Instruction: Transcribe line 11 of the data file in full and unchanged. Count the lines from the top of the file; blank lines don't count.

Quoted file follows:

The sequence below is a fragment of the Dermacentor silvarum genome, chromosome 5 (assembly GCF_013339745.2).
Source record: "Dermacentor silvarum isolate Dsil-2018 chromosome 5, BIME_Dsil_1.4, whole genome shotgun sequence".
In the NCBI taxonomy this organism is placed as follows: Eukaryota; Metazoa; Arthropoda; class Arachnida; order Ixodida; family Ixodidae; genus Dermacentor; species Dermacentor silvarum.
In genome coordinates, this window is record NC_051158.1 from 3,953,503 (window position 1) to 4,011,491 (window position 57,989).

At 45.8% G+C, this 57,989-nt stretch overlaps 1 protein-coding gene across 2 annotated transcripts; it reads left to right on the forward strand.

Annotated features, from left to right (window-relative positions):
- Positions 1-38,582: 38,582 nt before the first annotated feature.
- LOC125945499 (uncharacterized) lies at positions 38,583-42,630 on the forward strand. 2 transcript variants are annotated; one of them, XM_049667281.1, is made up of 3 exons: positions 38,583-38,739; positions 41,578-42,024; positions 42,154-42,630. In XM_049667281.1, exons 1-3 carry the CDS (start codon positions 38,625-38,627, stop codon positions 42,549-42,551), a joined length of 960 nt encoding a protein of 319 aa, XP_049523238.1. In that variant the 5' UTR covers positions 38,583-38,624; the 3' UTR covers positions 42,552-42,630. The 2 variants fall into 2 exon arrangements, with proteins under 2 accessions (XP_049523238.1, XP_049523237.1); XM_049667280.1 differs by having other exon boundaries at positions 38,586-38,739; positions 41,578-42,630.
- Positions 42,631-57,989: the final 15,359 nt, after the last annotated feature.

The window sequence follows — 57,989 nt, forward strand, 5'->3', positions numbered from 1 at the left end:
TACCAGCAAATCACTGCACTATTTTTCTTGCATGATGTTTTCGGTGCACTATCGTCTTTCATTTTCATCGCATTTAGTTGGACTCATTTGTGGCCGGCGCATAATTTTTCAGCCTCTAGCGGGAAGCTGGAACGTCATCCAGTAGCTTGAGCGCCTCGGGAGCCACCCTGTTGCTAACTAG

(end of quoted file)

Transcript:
TACCAGCAAATCACTGCACTATTTTTCTTGCATGATGTTTTCGGTGCACTATCGTCTTTCATTTTCATCGCATTTAGTTGGACTCATTTGTGGCCGGCGCATAATTTTTCAGCCTCTAGCGGGAAGCTGGAACGTCATCCAGTAGCTTGAGCGCCTCGGGAGCCACCCTGTTGCTAACTAG